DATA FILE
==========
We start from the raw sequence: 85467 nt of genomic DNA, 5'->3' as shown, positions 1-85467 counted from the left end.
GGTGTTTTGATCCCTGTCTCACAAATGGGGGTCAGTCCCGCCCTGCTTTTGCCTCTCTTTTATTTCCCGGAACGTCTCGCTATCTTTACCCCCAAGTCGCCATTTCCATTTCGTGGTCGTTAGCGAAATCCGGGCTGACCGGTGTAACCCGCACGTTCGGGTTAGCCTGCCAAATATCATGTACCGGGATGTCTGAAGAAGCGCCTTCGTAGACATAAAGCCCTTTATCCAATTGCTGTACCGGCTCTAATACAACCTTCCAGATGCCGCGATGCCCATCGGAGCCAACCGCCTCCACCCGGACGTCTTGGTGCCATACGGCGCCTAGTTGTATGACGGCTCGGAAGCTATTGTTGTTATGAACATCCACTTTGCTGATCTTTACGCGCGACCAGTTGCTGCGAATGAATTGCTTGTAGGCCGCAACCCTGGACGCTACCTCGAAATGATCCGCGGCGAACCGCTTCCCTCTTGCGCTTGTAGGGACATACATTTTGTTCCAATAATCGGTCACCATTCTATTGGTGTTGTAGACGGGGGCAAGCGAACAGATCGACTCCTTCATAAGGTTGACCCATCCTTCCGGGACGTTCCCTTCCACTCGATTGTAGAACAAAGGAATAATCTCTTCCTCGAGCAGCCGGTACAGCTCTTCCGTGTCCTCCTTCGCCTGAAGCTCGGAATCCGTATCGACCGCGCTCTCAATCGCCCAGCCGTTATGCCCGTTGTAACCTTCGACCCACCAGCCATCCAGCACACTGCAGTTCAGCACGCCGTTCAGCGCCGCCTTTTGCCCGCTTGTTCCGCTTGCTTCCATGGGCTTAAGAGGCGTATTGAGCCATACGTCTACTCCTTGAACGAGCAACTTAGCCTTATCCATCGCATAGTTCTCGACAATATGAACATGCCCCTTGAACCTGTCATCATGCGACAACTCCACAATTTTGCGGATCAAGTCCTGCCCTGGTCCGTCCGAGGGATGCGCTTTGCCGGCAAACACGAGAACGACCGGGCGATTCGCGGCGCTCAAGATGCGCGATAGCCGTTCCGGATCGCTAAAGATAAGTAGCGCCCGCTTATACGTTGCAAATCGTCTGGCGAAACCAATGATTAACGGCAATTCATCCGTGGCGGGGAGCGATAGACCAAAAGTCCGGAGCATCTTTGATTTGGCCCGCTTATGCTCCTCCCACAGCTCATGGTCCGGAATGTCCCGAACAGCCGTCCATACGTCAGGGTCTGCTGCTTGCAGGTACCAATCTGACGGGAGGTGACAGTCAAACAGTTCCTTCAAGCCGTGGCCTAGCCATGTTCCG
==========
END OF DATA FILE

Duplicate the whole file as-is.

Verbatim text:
We start from the raw sequence: 85467 nt of genomic DNA, 5'->3' as shown, positions 1-85467 counted from the left end.
GGTGTTTTGATCCCTGTCTCACAAATGGGGGTCAGTCCCGCCCTGCTTTTGCCTCTCTTTTATTTCCCGGAACGTCTCGCTATCTTTACCCCCAAGTCGCCATTTCCATTTCGTGGTCGTTAGCGAAATCCGGGCTGACCGGTGTAACCCGCACGTTCGGGTTAGCCTGCCAAATATCATGTACCGGGATGTCTGAAGAAGCGCCTTCGTAGACATAAAGCCCTTTATCCAATTGCTGTACCGGCTCTAATACAACCTTCCAGATGCCGCGATGCCCATCGGAGCCAACCGCCTCCACCCGGACGTCTTGGTGCCATACGGCGCCTAGTTGTATGACGGCTCGGAAGCTATTGTTGTTATGAACATCCACTTTGCTGATCTTTACGCGCGACCAGTTGCTGCGAATGAATTGCTTGTAGGCCGCAACCCTGGACGCTACCTCGAAATGATCCGCGGCGAACCGCTTCCCTCTTGCGCTTGTAGGGACATACATTTTGTTCCAATAATCGGTCACCATTCTATTGGTGTTGTAGACGGGGGCAAGCGAACAGATCGACTCCTTCATAAGGTTGACCCATCCTTCCGGGACGTTCCCTTCCACTCGATTGTAGAACAAAGGAATAATCTCTTCCTCGAGCAGCCGGTACAGCTCTTCCGTGTCCTCCTTCGCCTGAAGCTCGGAATCCGTATCGACCGCGCTCTCAATCGCCCAGCCGTTATGCCCGTTGTAACCTTCGACCCACCAGCCATCCAGCACACTGCAGTTCAGCACGCCGTTCAGCGCCGCCTTTTGCCCGCTTGTTCCGCTTGCTTCCATGGGCTTAAGAGGCGTATTGAGCCATACGTCTACTCCTTGAACGAGCAACTTAGCCTTATCCATCGCATAGTTCTCGACAATATGAACATGCCCCTTGAACCTGTCATCATGCGACAACTCCACAATTTTGCGGATCAAGTCCTGCCCTGGTCCGTCCGAGGGATGCGCTTTGCCGGCAAACACGAGAACGACCGGGCGATTCGCGGCGCTCAAGATGCGCGATAGCCGTTCCGGATCGCTAAAGATAAGTAGCGCCCGCTTATACGTTGCAAATCGTCTGGCGAAACCAATGATTAACGGCAATTCATCCGTGGCGGGGAGCGATAGACCAAAAGTCCGGAGCATCTTTGATTTGGCCCGCTTATGCTCCTCCCACAGCTCATGGTCCGGAATGTCCCGAACAGCCGTCCATACGTCAGGGTCTGCTGCTTGCAGGTACCAATCTGACGGGAGGTGACAGTCAAACAGTTCCTTCAAGCCGTGGCCTAGCCATGTTCCG